59. I had a weird moment when I was on a work abroad program in the US - I was 18, a lot of my US coworkers were the same age or a bit younger, and a lot of them were planning missionary trips after high school. It was a very standard “straight to college or taking a missionary trip first?” discussion happening around me. I don’t know if I was just living/working in an area with a high density of missionary-based practice but I’d just never encountered it before. They were equally bewildered that I literally did not know a single person in my whole life who’d done this and it was not a consideration for people my age in my country, but a gap year for backpacking was.

  60. My mother [British] thought casseroles were weird and disgusting. Once her British friend came to visit, and asked that we not go to a restaurant "where all the food is mixed together in an awful jumble."

  61. That's such an odd take considering we have a culture of stews and hot-pots over here and they aren't a million miles away from casseroles!

  62. The way we manage our wildlife as a resource and take the funds used for hunting to help support fish and game. In America our fish and game is managed by several agencies and is owned by the American people. Anyone can hunt a deer or catch a fish and due to the way it's managed we ensure we have a healthy population. All of this is funded by hunting and fishing licences and is the reason multiple species have been brought back from the brink of extinction and reintroduced into its natural range.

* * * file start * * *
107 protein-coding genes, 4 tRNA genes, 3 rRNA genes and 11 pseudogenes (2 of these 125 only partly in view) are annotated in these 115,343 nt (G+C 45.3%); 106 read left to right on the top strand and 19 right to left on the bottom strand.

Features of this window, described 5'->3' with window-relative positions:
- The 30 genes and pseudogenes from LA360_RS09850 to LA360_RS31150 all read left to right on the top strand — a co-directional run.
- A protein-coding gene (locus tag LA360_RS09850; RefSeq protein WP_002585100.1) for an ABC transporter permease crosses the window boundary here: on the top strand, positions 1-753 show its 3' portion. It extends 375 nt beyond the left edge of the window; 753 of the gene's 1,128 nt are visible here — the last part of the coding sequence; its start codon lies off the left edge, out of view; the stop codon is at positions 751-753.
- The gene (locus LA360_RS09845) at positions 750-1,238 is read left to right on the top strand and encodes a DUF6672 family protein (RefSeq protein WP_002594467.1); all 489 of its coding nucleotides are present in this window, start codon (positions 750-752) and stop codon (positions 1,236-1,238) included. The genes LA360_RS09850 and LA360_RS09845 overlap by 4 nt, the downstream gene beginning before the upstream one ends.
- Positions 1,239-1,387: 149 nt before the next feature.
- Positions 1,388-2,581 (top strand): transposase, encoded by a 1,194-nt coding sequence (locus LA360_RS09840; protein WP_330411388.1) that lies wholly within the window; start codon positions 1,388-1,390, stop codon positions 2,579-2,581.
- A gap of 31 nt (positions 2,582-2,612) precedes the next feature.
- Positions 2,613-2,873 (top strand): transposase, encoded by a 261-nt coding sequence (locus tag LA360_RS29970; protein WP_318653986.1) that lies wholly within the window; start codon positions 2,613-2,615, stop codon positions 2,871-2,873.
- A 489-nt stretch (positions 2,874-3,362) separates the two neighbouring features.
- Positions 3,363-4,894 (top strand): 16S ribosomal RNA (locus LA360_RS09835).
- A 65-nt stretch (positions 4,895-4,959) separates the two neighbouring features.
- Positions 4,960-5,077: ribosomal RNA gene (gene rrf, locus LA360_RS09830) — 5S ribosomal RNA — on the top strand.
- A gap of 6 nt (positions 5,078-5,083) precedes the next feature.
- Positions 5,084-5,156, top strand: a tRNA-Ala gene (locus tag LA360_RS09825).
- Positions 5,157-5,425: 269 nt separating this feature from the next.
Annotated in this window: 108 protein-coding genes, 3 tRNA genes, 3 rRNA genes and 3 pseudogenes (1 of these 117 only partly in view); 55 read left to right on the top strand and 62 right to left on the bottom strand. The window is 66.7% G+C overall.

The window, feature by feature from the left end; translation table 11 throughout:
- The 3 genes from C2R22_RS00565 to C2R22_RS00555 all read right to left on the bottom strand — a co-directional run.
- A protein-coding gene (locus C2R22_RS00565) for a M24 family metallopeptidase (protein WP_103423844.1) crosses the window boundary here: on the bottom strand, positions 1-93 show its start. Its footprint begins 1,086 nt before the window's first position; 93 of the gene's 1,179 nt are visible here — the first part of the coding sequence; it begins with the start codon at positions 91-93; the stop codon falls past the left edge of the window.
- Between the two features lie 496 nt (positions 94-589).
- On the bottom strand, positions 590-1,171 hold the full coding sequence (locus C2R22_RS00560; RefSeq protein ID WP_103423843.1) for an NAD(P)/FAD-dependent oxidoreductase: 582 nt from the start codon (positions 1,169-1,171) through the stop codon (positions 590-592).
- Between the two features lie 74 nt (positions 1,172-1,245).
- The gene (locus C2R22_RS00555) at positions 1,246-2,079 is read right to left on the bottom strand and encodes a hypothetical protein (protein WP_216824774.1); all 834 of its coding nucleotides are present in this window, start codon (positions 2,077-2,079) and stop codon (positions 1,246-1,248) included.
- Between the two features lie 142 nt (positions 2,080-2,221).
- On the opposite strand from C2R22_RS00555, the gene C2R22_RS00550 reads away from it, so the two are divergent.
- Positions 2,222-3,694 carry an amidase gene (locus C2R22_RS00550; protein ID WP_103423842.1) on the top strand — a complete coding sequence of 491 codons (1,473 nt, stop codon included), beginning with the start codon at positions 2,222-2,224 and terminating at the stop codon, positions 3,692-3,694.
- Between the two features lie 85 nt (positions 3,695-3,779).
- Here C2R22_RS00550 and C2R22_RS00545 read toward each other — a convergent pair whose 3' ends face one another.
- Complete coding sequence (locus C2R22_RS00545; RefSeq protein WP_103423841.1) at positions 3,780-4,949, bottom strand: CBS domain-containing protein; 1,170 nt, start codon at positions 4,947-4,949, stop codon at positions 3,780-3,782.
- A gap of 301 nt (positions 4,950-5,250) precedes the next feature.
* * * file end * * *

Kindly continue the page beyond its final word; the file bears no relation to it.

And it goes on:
63. This. Also, it’s a really good way for poorer families to get food for a very long time. A deer goes a LONG way. And a deer hasn’t been kept in a pen it’s whole life!

  64. According to Brazilians at the Rio Olympics they can tell who's American because: We had beach towels, drank a whole bunch, and kept our areas trash free.

  65. Commercials about pharmaceutical pills. "Ask your doctor about taking xyz... side affects can include (everything). Wild!

  66. I'd like to say optimism, even if it's blind sometimes. The CAN DO attitude is extremely strong. I would also put belligerence up there for better or worse. That "Get the fuck out of my face, I'm not paying for / doing that" attitude. Whether you actually can or not, the American culture makes you feel like you can really do anything. Again, it's a double edged sword but you'll seldom find an American who's just going to lay down and take someone's shit or heed someone who says (to your aspirations) "You can't".

  67. I resonate so much with this comment, as an American that has lived in Europe for over a decade. My idiotic optimism, once derided, was in fact my superpower as I maneouvered through the world. Having become so bogged down by the "das ist nicht möglich/ce n'pas pas possible/that's not possible" on repeat, I allowed that to erode away (Corona times and doing a PhD did not help). It now takes enormous energy to try, and the expectation is that it will not work out/I will fail, whereas before I had relentless energy and such a thought would never have entered my mind.